Don and Julia from Quantum Sails at Nanny Cay visit Cutter Loose at her slip early on Thursday morning. They announce their arrival by rapping on the deck and shouting “CUTTAH LUZE, CUTTAH LUZE”! They are here today to take measurements for mesh sun panels that will provide additional shade in the cockpit, particularly in the early morning and late afternoon when the sun is low on the horizon. We agree to return to Nanny Cay next week to take possession of our new shades.
Cutter Loose is underway from Nanny Cay at noon on a downwind sail to Francis Bay for a rendezvous with friends Cary and Tom aboard Dragon’s Toy, one of our buddy boats in the Bahamas last winter. Californian’s Tom and Cary arrived in the BVIs about 10 days after our arrival. There is lots of catching up and planning to do. Like us, they are sailing the Leeward and Windward islands this winter. In a few days, these folks will be aboard the silver bird to the west coast for the holidays. We bid them a safe journey and agree to meet again at Foxy’s on Jost Van Dyke in observance of New Year’s Eve.
Friday morning calls for a return to Red Hook. Another session with Neal has been scheduled on Friday afternoon to coax the chart plotters to display the Navionics nautical charts that enable us to navigate. The software update is a success. But in an unanticipated outcome of the process, these two computers are now having a spat. They are pretending that the network to which they are both connected does not exist. They have ceased to communicate. Only the geniuses at the Raymarine headquarters in New Hampshire can write the code that will reunite this partnership.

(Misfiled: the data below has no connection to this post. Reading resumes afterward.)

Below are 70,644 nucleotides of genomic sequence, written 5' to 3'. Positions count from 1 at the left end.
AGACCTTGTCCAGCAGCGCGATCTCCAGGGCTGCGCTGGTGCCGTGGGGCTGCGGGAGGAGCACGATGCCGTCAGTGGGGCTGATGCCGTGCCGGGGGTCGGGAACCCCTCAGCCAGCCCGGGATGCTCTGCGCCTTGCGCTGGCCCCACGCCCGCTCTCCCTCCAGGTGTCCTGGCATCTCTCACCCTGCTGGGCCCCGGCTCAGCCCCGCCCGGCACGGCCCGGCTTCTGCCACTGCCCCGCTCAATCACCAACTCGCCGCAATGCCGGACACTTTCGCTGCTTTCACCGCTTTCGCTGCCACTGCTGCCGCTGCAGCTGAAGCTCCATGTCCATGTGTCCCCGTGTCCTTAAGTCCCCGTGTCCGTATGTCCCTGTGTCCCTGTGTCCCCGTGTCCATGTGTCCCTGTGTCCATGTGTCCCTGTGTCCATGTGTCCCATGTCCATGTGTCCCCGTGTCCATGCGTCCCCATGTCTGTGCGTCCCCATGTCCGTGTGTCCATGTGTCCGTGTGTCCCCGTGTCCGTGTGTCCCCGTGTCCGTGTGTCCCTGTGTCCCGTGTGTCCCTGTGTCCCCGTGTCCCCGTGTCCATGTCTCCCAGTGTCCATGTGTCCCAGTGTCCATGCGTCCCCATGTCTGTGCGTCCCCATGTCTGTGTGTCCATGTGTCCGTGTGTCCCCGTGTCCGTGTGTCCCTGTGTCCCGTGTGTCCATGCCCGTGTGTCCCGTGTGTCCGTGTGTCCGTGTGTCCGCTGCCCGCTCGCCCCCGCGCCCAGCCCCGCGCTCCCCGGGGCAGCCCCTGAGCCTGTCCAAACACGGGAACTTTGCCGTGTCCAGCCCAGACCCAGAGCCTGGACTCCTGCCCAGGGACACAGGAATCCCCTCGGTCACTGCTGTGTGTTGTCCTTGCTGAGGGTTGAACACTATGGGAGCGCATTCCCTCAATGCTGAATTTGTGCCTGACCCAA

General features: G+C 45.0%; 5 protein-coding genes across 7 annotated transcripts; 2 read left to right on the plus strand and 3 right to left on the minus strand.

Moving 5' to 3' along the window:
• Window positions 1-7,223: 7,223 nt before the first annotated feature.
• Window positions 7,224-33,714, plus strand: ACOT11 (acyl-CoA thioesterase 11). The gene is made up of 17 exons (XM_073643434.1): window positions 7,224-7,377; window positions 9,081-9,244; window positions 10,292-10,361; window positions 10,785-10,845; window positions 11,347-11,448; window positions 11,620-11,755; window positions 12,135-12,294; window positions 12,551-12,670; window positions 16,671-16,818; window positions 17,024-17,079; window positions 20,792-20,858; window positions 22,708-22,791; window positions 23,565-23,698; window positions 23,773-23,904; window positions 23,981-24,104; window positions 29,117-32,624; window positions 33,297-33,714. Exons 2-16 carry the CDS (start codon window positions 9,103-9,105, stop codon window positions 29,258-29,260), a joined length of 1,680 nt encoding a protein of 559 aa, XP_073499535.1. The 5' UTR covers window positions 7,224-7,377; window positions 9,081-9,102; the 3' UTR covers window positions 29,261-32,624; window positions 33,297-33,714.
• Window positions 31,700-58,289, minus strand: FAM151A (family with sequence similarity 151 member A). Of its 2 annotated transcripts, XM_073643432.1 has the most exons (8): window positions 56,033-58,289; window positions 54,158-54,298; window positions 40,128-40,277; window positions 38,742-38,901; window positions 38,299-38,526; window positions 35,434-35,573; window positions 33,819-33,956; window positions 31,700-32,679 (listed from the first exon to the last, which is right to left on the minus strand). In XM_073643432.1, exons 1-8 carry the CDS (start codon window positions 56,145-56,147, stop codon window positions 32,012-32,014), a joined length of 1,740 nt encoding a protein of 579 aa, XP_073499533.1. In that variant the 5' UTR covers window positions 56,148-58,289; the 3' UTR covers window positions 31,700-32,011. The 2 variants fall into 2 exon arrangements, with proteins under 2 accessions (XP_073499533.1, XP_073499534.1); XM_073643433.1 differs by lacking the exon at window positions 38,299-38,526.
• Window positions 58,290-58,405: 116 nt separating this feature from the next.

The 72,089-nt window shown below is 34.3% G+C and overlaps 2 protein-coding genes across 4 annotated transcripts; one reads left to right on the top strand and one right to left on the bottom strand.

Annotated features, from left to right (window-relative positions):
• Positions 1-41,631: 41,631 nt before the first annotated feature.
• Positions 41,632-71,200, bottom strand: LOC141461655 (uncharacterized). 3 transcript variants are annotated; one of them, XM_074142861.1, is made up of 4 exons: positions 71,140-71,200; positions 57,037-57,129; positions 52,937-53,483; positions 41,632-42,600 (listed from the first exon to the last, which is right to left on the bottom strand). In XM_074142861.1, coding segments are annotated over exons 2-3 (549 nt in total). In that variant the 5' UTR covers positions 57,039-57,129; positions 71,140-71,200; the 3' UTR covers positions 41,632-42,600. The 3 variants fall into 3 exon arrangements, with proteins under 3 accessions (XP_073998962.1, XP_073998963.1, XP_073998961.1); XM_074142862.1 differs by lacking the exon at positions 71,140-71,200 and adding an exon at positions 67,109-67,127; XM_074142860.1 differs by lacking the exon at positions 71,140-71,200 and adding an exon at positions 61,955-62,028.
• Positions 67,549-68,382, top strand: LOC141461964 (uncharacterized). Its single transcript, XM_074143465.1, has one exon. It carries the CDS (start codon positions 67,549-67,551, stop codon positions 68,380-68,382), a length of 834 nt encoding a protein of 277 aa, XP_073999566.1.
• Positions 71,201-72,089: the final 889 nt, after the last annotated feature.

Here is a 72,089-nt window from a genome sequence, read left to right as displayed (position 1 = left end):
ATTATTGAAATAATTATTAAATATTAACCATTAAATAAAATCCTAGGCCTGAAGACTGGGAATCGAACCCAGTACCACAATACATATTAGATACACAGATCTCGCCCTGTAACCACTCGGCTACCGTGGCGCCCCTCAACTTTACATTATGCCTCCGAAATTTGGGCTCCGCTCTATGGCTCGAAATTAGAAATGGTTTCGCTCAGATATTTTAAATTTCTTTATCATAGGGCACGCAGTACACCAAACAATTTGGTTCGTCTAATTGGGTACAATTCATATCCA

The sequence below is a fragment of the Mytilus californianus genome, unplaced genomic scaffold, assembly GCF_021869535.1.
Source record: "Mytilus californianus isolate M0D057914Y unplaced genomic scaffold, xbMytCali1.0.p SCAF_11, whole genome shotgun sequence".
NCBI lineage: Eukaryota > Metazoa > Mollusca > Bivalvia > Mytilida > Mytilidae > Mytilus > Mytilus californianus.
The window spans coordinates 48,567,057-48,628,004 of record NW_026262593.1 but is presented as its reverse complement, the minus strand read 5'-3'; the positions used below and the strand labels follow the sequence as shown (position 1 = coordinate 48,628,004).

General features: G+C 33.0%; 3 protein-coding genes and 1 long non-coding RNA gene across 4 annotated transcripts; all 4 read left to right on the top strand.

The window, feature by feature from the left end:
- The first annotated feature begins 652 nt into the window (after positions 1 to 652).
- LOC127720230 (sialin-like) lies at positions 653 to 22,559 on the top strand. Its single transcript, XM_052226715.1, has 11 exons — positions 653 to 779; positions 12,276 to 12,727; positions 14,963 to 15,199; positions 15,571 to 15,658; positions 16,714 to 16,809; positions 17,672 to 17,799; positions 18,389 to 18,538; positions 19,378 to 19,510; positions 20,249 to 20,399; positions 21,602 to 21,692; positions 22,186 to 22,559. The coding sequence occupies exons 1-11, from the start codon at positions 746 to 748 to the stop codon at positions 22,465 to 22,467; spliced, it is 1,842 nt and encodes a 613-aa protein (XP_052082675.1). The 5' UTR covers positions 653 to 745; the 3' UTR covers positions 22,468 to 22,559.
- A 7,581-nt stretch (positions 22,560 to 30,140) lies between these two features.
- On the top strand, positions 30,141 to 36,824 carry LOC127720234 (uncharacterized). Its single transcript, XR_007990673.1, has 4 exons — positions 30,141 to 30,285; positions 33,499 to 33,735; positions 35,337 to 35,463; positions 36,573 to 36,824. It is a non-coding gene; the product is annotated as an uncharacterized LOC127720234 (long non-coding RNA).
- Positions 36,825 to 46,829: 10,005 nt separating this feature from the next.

Our friends Tom and Cindy agree to meet us at the local Italian restaurant for dinner on Friday night. This establishment is staffed almost entirely by Pennsylvanians. In fact, our waitress is from my childhood town of West Mifflin, PA. Red Hook is a lively place on a Friday evening. The restaurants are full and Main Street is laden with traffic. Live music wraps up at about 3 AM at the waterfront bars. At 6 AM, the morning shift announces its arrival on the jobsite with loud conversation. Recorded music wafts over the marina from the local breakfast gathering place. It is anything but a restful night at American Yacht Harbor.
To his credit, Neal arrives promptly at 9 AM on Saturday to install the new masthead anemometer. He announces that the weekend began early for the geniuses in New Hampshire. The factory’s software fix for the communication breakdown on Cutter Loose must wait until Monday morning. In the meantime, we have 48 hours of freedom before the next repair session.
Rather than remain at a noisy marina in Red Hook for the weekend, we opt instead to enjoy the relative solitude of the south coast of St. John. The wind today is less than 10 knots, which makes for a perfect opportunity to visit Salt Pond Bay. At the entrance to the Bay are some nasty-looking rock outcroppings protruding above the brilliant aquamarine water. Once inside, however, this spot is delightful, but only in very settled weather.
Cutter Loose is one of only three boats anchored in this picturesque bay. The snorkeling here is excellent with an abundance of large and small fish feeding in the cracks and crevices along the reef. Donkeys graze on the white sand beach that encircles the bay. From our anchorage, the mountaintops of St. Croix are visible 40 miles to the south. The relative absence of wind is an open invitation for tiny flying insects to share our anchorage. After a fiery sunset, the insects force us to retire below reading books and listening to Garrison Keilor’s A Prarie Home Companion.
After a peaceful night’s sleep, a beach landing in the dinghy followed by a hike through rugged terrain leads us to Café Concordia for Sunday morning brunch. We are rewarded with a delicious meal, some mellow acoustic guitar melodies and an outstanding view of Cutter Loose anchored in the bay below.
A few miles to the west is Little Lameshure Bay, which beckons our attention. Cutter Loose shares this remote anchorage with one other boat on Sunday afternoon and evening. The snorkeling here is not quite as productive as Saltpond Bay, but the surroundings are spectacular. The past two days on the south coast of St. John have been the perfect antidote to unresolved boat issues. Being here is a vivid reminder of the delights of cruising. Tomorrow it is back to American Yacht Harbor in Red Hook for yet another day of problem solving with Neal.